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Title: Podiceps  
Author: World Heritage Encyclopedia
Language: English
Subject: Grebe, Red-necked grebe, Great crested grebe, Colombian grebe, Black-necked grebe
Publisher: World Heritage Encyclopedia


Temporal range: Early Oligocene to present
Red-necked grebe (P. grisegena)
Scientific classification
Kingdom: Animalia
Phylum: Chordata
Class: Aves
Order: Podicipediformes
Family: Podicipedidae
Genus: Podiceps
Latham, 1787

See text.



Podiceps is a genus of birds in the grebe family.

It has representatives breeding in Europe, Asia, North, and South America. Most northern hemisphere species migrate in winter to the coast or warmer climates.

They breed in vegetated areas of freshwater lakes, nesting on the water's edge, since their legs are set too far back for easy walking. Usually two eggs are laid, and the striped young may be carried on the adult's back.

All the genus are excellent swimmers and divers, and pursue their fish prey underwater.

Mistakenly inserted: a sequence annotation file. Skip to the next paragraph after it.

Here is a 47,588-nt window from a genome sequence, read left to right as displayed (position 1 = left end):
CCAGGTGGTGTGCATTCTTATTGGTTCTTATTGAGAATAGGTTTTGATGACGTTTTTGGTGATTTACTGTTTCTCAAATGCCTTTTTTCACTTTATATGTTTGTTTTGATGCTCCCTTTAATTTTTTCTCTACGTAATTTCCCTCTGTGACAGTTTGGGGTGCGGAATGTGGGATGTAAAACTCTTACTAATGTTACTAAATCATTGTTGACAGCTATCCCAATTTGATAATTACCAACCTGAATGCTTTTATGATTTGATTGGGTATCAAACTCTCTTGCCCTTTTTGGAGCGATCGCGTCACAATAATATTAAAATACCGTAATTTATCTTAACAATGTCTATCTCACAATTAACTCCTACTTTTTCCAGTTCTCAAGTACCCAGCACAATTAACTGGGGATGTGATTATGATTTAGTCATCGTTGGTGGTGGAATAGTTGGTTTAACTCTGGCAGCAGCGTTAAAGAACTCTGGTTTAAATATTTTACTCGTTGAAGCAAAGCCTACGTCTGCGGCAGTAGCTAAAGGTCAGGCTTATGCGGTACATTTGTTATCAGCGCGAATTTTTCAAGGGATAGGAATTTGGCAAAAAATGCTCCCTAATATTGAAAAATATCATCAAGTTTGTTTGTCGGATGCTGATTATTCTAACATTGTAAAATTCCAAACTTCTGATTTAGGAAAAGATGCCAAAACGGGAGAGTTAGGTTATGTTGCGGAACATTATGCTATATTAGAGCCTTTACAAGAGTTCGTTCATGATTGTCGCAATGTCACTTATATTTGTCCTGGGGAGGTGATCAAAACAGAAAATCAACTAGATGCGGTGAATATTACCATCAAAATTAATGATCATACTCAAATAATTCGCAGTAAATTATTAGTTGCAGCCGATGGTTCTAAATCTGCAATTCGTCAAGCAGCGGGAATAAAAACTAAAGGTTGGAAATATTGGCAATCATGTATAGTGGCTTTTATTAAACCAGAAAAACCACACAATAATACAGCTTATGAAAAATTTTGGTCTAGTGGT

Adults have striking breeding plumage, with no difference between the sexes. In winter, the plumage is subdued whites and greys.


The black-necked, Colombian, silvery, and Junin grebes are very closely related and were formerly sometimes separated as the genus Dyas. The great grebe has also sometimes been separated as the sole member of the genus Podicephorus.[1][2]

One of the very oldest fossil grebes known to date actually belongs to this genus. Regarding grebes, the fossil record leaves much to be desired, being quite complete for the last 5 million years before present but very incomplete before the Pliocene.

Podiceps sociata foassil

Fossil species of Podiceps are:

  • Podiceps cf. auritus (Early Pliocene of Florida, USA) – formerly P. pisanus, P. howardae and Pliodytes lanquisti
  • Podiceps discors (Late Pliocene of WC USA)
  • Podiceps dixi (Late Pleistocene)
  • Podiceps oligocaenus (John Day Late Oligocene/Early Miocene)
  • Podiceps parvus (Late Pleistocene of W North America)
  • Podiceps subparvus (Middle Pliocene of California, USA)
  • Podiceps? sp. (Late Pliocene of WC USA)
  • Podiceps sp. (Early Pleistocene of Dursunlu, Turkey)[3]

Among the material assigned to P. parvus were bones of another species, which may or may not belong in this genus.[4]


  1. ^ Ogilvie, Malcolm Alexander & Rose, Chris (2003). Grebes of the World. B. Coleman, Uxbridge. ISBN 1-872842-03-8
  2. ^ Harrison, Peter (1988). Seabirds (2nd ed.). Christopher Helm, London. ISBN 0-7470-1410-8
  3. ^ *
  4. ^
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